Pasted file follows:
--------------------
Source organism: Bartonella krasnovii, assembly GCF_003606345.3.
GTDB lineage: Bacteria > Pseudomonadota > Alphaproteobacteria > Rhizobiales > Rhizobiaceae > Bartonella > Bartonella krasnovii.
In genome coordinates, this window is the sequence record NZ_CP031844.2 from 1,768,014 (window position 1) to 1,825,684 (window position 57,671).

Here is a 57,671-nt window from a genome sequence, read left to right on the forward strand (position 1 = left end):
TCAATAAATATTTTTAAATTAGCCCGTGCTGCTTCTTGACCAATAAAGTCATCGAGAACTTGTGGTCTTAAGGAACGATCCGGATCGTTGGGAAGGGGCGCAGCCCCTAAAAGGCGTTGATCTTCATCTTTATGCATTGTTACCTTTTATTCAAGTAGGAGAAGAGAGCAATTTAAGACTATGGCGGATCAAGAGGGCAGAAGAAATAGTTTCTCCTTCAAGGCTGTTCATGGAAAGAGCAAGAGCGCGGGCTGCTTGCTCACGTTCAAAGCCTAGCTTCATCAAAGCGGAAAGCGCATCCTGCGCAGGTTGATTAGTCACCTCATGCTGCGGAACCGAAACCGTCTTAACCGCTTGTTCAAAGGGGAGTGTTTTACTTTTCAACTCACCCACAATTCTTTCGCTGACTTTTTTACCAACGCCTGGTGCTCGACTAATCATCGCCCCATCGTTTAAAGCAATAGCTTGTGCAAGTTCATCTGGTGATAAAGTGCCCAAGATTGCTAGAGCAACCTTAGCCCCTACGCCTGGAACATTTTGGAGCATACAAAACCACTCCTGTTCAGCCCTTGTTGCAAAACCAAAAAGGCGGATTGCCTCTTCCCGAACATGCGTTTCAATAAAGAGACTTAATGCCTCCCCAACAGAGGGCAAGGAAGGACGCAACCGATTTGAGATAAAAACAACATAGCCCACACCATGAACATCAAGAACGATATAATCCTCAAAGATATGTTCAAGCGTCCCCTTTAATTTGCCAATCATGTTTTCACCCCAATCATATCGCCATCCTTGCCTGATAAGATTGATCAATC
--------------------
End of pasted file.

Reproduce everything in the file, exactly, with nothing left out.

Source organism: Bartonella krasnovii, assembly GCF_003606345.3.
GTDB lineage: Bacteria > Pseudomonadota > Alphaproteobacteria > Rhizobiales > Rhizobiaceae > Bartonella > Bartonella krasnovii.
In genome coordinates, this window is the sequence record NZ_CP031844.2 from 1,768,014 (window position 1) to 1,825,684 (window position 57,671).

Here is a 57,671-nt window from a genome sequence, read left to right on the forward strand (position 1 = left end):
TCAATAAATATTTTTAAATTAGCCCGTGCTGCTTCTTGACCAATAAAGTCATCGAGAACTTGTGGTCTTAAGGAACGATCCGGATCGTTGGGAAGGGGCGCAGCCCCTAAAAGGCGTTGATCTTCATCTTTATGCATTGTTACCTTTTATTCAAGTAGGAGAAGAGAGCAATTTAAGACTATGGCGGATCAAGAGGGCAGAAGAAATAGTTTCTCCTTCAAGGCTGTTCATGGAAAGAGCAAGAGCGCGGGCTGCTTGCTCACGTTCAAAGCCTAGCTTCATCAAAGCGGAAAGCGCATCCTGCGCAGGTTGATTAGTCACCTCATGCTGCGGAACCGAAACCGTCTTAACCGCTTGTTCAAAGGGGAGTGTTTTACTTTTCAACTCACCCACAATTCTTTCGCTGACTTTTTTACCAACGCCTGGTGCTCGACTAATCATCGCCCCATCGTTTAAAGCAATAGCTTGTGCAAGTTCATCTGGTGATAAAGTGCCCAAGATTGCTAGAGCAACCTTAGCCCCTACGCCTGGAACATTTTGGAGCATACAAAACCACTCCTGTTCAGCCCTTGTTGCAAAACCAAAAAGGCGGATTGCCTCTTCCCGAACATGCGTTTCAATAAAGAGACTTAATGCCTCCCCAACAGAGGGCAAGGAAGGACGCAACCGATTTGAGATAAAAACAACATAGCCCACACCATGAACATCAAGAACGATATAATCCTCAAAGATATGTTCAAGCGTCCCCTTTAATTTGCCAATCATGTTTTCACCCCAATCATATCGCCATCCTTGCCTGATAAGATTGATCAATC